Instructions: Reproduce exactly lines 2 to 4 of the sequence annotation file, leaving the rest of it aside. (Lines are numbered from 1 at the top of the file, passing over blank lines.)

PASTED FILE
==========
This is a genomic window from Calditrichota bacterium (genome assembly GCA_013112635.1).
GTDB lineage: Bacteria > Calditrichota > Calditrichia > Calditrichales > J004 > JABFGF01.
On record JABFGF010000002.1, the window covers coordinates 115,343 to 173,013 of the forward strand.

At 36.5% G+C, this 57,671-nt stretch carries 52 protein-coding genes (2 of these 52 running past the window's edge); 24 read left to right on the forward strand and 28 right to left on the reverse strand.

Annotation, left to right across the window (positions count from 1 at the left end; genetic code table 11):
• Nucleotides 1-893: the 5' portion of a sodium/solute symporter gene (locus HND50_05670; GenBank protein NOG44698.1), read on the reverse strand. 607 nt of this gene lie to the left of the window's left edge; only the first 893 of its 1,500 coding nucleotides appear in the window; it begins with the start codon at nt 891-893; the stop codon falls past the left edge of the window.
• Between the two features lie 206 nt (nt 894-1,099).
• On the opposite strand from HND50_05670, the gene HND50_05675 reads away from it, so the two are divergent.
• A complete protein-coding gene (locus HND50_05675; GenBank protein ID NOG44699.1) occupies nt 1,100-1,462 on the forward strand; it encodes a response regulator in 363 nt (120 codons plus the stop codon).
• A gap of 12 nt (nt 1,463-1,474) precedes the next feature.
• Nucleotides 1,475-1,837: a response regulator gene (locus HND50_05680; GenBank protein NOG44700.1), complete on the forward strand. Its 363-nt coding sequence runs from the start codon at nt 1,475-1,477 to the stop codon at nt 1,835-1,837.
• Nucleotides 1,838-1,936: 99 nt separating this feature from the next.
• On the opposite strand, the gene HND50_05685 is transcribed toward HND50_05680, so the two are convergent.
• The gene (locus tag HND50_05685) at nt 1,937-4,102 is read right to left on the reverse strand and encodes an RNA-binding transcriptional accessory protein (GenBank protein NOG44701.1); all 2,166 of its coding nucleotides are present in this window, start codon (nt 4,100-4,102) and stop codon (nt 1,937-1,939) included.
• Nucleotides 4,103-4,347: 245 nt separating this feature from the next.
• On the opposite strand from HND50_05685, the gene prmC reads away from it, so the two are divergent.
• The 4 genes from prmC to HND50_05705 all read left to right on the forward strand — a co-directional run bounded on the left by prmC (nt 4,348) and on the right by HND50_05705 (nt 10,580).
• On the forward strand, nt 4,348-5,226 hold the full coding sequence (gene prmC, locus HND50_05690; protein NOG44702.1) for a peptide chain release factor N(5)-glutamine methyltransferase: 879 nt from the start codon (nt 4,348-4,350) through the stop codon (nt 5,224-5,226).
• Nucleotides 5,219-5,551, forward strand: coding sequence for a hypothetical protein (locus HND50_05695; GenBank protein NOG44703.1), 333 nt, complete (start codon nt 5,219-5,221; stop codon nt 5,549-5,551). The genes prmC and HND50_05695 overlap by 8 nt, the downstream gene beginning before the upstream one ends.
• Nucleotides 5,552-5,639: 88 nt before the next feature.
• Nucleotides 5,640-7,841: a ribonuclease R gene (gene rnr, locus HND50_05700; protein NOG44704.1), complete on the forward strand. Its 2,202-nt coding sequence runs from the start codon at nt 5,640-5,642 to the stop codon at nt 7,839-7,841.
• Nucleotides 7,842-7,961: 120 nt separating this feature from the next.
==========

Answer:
GTDB lineage: Bacteria > Calditrichota > Calditrichia > Calditrichales > J004 > JABFGF01.
On record JABFGF010000002.1, the window covers coordinates 115,343 to 173,013 of the forward strand.

At 36.5% G+C, this 57,671-nt stretch carries 52 protein-coding genes (2 of these 52 running past the window's edge); 24 read left to right on the forward strand and 28 right to left on the reverse strand.